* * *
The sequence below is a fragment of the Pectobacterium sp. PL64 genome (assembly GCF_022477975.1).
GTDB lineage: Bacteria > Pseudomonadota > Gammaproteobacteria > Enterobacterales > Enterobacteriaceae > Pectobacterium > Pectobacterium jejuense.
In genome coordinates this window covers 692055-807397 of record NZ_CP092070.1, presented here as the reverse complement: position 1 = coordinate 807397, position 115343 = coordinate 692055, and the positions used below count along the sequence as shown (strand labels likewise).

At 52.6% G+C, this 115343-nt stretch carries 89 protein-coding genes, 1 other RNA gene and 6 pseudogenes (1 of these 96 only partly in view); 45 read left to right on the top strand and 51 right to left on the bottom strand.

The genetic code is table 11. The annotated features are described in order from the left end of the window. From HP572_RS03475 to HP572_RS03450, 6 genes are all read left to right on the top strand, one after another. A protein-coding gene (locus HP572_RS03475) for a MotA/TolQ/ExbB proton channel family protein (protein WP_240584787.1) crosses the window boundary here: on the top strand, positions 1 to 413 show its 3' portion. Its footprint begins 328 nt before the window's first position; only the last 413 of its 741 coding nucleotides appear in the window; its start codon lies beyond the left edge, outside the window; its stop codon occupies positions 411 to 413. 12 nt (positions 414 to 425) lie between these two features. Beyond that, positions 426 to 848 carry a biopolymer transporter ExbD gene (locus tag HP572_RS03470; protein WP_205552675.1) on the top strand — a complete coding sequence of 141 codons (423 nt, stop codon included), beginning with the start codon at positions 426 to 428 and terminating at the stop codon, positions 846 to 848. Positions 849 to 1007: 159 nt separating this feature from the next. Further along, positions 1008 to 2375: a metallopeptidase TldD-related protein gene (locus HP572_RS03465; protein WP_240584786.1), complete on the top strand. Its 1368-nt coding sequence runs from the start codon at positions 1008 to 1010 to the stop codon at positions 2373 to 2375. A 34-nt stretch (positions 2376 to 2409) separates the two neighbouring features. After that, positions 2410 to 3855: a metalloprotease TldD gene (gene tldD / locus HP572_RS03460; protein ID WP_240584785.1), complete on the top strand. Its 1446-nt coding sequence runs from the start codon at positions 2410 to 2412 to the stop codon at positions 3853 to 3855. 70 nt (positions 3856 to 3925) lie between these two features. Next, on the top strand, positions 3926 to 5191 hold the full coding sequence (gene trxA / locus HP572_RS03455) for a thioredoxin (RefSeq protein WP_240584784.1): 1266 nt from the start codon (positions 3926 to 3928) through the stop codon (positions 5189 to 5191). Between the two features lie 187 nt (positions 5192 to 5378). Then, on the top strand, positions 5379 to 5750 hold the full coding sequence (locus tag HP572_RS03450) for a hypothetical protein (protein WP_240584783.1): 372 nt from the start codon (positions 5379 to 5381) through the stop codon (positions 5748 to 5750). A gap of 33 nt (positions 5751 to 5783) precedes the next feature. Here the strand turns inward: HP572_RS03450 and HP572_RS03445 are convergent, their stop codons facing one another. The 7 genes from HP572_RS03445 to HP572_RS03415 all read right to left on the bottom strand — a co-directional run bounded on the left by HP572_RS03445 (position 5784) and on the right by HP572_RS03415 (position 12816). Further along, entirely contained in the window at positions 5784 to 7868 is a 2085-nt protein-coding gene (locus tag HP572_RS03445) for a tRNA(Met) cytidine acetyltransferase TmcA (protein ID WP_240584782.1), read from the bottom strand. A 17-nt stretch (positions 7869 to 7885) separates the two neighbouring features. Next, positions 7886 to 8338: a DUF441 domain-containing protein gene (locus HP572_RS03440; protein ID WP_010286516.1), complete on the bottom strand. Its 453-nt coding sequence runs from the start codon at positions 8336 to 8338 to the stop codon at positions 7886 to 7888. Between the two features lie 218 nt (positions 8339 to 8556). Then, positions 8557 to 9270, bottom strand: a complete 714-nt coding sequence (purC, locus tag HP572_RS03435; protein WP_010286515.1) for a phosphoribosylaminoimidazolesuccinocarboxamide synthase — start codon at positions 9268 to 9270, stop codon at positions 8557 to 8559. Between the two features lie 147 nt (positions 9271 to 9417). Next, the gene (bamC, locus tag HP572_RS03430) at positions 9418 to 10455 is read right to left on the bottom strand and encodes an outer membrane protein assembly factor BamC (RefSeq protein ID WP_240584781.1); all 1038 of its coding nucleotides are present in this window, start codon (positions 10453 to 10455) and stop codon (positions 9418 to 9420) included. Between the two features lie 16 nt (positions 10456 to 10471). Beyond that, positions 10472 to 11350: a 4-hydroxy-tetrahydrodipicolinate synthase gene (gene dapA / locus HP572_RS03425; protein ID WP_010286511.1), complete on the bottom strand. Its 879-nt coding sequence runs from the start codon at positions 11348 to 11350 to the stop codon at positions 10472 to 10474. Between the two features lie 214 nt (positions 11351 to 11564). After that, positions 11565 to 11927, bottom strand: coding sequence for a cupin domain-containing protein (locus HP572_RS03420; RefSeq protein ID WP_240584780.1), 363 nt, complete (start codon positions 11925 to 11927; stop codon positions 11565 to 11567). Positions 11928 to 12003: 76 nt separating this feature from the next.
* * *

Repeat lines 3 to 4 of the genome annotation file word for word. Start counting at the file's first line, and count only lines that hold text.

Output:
In genome coordinates this window covers 692055-807397 of record NZ_CP092070.1, presented here as the reverse complement: position 1 = coordinate 807397, position 115343 = coordinate 692055, and the positions used below count along the sequence as shown (strand labels likewise).

At 52.6% G+C, this 115343-nt stretch carries 89 protein-coding genes, 1 other RNA gene and 6 pseudogenes (1 of these 96 only partly in view); 45 read left to right on the top strand and 51 right to left on the bottom strand.